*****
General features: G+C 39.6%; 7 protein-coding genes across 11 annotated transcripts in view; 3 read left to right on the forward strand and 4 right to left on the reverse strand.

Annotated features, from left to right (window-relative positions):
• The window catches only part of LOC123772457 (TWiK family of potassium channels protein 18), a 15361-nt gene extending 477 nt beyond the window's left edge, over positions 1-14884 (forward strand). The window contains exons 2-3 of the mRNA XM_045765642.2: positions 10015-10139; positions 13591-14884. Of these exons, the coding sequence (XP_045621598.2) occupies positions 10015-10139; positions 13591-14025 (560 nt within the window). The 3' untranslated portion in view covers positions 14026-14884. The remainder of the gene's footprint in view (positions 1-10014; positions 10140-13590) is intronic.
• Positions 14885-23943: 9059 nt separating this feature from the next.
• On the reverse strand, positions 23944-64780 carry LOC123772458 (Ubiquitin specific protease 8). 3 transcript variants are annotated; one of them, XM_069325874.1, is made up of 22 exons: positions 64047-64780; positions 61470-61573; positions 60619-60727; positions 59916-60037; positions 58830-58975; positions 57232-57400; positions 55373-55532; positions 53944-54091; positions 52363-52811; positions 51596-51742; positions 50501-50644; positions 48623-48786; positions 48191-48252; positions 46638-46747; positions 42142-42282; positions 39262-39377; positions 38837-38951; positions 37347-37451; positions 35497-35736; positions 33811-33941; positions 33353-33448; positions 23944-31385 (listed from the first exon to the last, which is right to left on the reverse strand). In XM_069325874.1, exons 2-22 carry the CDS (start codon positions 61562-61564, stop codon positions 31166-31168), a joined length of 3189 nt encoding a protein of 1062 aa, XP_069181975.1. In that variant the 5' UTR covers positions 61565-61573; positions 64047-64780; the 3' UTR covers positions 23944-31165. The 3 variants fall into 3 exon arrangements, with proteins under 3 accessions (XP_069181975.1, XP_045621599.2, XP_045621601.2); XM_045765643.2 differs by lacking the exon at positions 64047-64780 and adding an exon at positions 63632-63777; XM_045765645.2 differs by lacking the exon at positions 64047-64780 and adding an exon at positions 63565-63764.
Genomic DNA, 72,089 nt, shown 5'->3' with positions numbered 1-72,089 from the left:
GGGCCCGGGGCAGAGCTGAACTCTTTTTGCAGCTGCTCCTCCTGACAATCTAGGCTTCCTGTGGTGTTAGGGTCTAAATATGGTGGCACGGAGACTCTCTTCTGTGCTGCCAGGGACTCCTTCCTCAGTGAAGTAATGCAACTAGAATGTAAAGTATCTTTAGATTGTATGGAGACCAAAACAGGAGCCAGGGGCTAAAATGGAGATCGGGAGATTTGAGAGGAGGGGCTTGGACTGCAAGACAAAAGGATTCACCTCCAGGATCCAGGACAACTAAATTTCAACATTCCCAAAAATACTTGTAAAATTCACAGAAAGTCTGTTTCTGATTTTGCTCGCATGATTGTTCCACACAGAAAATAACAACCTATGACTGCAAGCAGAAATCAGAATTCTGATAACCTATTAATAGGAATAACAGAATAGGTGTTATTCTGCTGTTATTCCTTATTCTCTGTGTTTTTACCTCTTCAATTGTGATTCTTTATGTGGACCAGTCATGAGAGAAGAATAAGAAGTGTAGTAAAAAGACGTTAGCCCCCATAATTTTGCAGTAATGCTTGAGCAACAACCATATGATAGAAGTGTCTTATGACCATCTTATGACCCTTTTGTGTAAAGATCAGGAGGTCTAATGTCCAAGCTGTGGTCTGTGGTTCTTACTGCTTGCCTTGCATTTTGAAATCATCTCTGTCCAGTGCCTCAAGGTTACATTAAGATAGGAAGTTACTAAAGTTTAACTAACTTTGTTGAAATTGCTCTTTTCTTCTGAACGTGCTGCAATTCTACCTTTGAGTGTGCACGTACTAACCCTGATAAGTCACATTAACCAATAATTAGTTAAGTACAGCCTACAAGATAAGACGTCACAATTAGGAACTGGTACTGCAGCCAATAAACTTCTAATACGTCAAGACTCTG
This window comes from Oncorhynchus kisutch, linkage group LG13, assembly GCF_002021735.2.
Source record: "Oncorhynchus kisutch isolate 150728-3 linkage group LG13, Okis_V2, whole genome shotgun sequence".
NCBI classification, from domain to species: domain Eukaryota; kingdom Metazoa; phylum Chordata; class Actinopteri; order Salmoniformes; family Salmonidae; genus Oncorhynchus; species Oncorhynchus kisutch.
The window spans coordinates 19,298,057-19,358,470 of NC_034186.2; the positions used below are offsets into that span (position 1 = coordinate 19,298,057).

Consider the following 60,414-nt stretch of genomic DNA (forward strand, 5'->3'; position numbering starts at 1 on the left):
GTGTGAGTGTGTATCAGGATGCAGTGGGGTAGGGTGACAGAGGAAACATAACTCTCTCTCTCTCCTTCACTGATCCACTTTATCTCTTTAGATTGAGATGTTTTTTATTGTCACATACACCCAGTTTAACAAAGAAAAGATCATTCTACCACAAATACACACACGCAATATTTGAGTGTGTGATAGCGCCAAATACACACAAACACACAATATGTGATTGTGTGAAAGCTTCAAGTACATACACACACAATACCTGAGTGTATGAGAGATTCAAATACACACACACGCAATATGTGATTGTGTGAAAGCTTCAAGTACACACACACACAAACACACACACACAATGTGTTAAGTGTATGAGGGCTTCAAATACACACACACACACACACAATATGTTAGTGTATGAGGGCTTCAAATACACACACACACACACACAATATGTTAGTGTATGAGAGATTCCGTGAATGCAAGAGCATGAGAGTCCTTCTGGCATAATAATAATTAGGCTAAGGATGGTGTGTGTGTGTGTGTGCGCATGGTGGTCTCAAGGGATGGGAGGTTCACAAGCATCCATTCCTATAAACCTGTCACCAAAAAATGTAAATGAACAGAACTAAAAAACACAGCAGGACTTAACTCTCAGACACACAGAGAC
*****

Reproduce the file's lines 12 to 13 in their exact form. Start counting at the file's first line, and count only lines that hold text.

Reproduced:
Consider the following 60,414-nt stretch of genomic DNA (forward strand, 5'->3'; position numbering starts at 1 on the left):
GTGTGAGTGTGTATCAGGATGCAGTGGGGTAGGGTGACAGAGGAAACATAACTCTCTCTCTCTCCTTCACTGATCCACTTTATCTCTTTAGATTGAGATGTTTTTTATTGTCACATACACCCAGTTTAACAAAGAAAAGATCATTCTACCACAAATACACACACGCAATATTTGAGTGTGTGATAGCGCCAAATACACACAAACACACAATATGTGATTGTGTGAAAGCTTCAAGTACATACACACACAATACCTGAGTGTATGAGAGATTCAAATACACACACACGCAATATGTGATTGTGTGAAAGCTTCAAGTACACACACACACAAACACACACACACAATGTGTTAAGTGTATGAGGGCTTCAAATACACACACACACACACACAATATGTTAGTGTATGAGGGCTTCAAATACACACACACACACACACAATATGTTAGTGTATGAGAGATTCCGTGAATGCAAGAGCATGAGAGTCCTTCTGGCATAATAATAATTAGGCTAAGGATGGTGTGTGTGTGTGTGTGCGCATGGTGGTCTCAAGGGATGGGAGGTTCACAAGCATCCATTCCTATAAACCTGTCACCAAAAAATGTAAATGAACAGAACTAAAAAACACAGCAGGACTTAACTCTCAGACACACAGAGAC